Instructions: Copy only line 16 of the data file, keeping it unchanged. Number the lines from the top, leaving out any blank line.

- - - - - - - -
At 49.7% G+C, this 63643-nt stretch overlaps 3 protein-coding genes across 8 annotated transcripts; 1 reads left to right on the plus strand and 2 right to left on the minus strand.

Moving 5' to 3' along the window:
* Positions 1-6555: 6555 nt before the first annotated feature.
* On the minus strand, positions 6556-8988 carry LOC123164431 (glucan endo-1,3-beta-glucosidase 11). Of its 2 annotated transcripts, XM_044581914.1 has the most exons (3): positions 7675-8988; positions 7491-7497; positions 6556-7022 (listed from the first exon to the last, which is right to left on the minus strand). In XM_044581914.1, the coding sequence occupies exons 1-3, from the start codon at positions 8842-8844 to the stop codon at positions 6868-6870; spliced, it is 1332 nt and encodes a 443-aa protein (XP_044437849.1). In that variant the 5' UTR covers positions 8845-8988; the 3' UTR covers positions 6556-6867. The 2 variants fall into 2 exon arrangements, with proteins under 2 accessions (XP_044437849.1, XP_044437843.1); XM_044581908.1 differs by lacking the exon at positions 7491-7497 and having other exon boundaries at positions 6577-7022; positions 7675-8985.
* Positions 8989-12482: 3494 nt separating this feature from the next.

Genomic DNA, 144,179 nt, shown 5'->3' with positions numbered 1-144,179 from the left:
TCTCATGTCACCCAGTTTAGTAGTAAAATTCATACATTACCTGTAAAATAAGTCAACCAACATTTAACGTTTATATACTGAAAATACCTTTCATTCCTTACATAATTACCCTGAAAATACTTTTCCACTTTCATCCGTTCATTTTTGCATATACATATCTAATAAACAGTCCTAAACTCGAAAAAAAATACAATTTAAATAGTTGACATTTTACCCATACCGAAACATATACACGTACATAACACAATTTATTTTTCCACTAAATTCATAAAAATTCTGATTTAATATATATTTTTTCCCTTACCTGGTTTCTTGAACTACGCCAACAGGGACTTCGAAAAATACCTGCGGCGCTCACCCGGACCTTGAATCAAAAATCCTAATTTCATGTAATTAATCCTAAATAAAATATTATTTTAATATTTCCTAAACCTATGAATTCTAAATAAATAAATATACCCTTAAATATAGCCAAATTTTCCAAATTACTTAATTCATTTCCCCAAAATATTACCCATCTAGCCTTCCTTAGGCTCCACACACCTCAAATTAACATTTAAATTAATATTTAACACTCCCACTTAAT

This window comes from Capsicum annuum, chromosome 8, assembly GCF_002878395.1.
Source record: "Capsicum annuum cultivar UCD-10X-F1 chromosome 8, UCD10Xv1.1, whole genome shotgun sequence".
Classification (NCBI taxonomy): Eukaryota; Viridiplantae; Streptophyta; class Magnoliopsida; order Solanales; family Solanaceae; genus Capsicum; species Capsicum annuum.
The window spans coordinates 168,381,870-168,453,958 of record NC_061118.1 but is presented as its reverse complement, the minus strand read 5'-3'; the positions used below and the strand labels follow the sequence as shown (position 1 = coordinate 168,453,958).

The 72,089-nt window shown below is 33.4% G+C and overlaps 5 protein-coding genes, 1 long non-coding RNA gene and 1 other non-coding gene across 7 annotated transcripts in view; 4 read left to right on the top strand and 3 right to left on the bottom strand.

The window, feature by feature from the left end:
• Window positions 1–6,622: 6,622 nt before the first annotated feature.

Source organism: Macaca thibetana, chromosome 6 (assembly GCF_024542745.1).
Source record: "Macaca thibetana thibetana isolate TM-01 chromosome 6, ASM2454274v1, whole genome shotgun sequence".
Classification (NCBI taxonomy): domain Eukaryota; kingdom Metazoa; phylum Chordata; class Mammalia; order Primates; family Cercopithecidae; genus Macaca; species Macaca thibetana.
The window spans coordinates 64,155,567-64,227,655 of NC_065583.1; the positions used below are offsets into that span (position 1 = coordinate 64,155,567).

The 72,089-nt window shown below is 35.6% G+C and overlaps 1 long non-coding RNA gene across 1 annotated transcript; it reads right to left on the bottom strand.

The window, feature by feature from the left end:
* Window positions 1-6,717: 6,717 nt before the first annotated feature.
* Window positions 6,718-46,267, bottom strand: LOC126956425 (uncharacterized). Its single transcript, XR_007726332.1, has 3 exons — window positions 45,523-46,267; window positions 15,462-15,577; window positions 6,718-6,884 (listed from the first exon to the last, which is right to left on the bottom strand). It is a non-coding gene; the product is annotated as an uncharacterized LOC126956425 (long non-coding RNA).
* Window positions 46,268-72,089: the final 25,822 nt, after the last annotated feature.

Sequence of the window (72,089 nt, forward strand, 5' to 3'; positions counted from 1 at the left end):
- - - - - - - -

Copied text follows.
Source record: "Macaca thibetana thibetana isolate TM-01 chromosome 6, ASM2454274v1, whole genome shotgun sequence".